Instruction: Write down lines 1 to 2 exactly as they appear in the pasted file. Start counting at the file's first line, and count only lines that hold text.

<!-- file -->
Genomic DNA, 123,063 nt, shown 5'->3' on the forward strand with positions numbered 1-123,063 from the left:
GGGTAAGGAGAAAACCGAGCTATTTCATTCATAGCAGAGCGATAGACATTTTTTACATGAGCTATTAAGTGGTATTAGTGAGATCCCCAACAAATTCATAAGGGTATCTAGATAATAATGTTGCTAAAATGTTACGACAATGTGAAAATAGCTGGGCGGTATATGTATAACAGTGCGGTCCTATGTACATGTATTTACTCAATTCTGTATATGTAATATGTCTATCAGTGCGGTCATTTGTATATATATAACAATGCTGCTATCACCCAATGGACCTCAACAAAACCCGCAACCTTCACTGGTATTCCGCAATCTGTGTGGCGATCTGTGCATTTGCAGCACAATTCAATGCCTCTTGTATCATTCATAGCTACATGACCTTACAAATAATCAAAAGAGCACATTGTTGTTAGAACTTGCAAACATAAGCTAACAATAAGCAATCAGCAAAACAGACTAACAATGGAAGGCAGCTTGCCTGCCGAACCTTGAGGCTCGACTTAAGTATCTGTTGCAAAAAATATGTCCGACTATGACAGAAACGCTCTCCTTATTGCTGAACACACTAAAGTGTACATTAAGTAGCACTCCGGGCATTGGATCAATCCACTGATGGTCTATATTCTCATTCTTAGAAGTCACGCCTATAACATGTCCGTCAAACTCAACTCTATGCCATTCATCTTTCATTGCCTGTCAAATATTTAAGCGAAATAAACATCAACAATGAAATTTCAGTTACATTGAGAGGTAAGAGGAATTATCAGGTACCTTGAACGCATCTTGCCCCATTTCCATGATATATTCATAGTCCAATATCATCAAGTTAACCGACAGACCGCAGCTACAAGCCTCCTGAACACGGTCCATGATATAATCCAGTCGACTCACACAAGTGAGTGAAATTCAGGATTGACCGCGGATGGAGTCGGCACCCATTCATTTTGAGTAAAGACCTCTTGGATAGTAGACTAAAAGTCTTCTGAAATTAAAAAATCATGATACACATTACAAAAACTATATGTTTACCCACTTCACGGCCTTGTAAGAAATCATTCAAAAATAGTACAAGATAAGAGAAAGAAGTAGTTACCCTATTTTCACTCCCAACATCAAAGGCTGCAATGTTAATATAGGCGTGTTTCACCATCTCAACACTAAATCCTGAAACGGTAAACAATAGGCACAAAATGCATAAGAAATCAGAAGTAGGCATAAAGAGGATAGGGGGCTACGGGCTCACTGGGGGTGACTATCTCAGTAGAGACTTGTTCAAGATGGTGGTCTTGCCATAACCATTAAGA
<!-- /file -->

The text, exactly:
Genomic DNA, 123,063 nt, shown 5'->3' on the forward strand with positions numbered 1-123,063 from the left:
GGGTAAGGAGAAAACCGAGCTATTTCATTCATAGCAGAGCGATAGACATTTTTTACATGAGCTATTAAGTGGTATTAGTGAGATCCCCAACAAATTCATAAGGGTATCTAGATAATAATGTTGCTAAAATGTTACGACAATGTGAAAATAGCTGGGCGGTATATGTATAACAGTGCGGTCCTATGTACATGTATTTACTCAATTCTGTATATGTAATATGTCTATCAGTGCGGTCATTTGTATATATATAACAATGCTGCTATCACCCAATGGACCTCAACAAAACCCGCAACCTTCACTGGTATTCCGCAATCTGTGTGGCGATCTGTGCATTTGCAGCACAATTCAATGCCTCTTGTATCATTCATAGCTACATGACCTTACAAATAATCAAAAGAGCACATTGTTGTTAGAACTTGCAAACATAAGCTAACAATAAGCAATCAGCAAAACAGACTAACAATGGAAGGCAGCTTGCCTGCCGAACCTTGAGGCTCGACTTAAGTATCTGTTGCAAAAAATATGTCCGACTATGACAGAAACGCTCTCCTTATTGCTGAACACACTAAAGTGTACATTAAGTAGCACTCCGGGCATTGGATCAATCCACTGATGGTCTATATTCTCATTCTTAGAAGTCACGCCTATAACATGTCCGTCAAACTCAACTCTATGCCATTCATCTTTCATTGCCTGTCAAATATTTAAGCGAAATAAACATCAACAATGAAATTTCAGTTACATTGAGAGGTAAGAGGAATTATCAGGTACCTTGAACGCATCTTGCCCCATTTCCATGATATATTCATAGTCCAATATCATCAAGTTAACCGACAGACCGCAGCTACAAGCCTCCTGAACACGGTCCATGATATAATCCAGTCGACTCACACAAGTGAGTGAAATTCAGGATTGACCGCGGATGGAGTCGGCACCCATTCATTTTGAGTAAAGACCTCTTGGATAGTAGACTAAAAGTCTTCTGAAATTAAAAAATCATGATACACATTACAAAAACTATATGTTTACCCACTTCACGGCCTTGTAAGAAATCATTCAAAAATAGTACAAGATAAGAGAAAGAAGTAGTTACCCTATTTTCACTCCCAACATCAAAGGCTGCAATGTTAATATAGGCGTGTTTCACCATCTCAACACTAAATCCTGAAACGGTAAACAATAGGCACAAAATGCATAAGAAATCAGAAGTAGGCATAAAGAGGATAGGGGGCTACGGGCTCACTGGGGGTGACTATCTCAGTAGAGACTTGTTCAAGATGGTGGTCTTGCCATAACCATTAAGA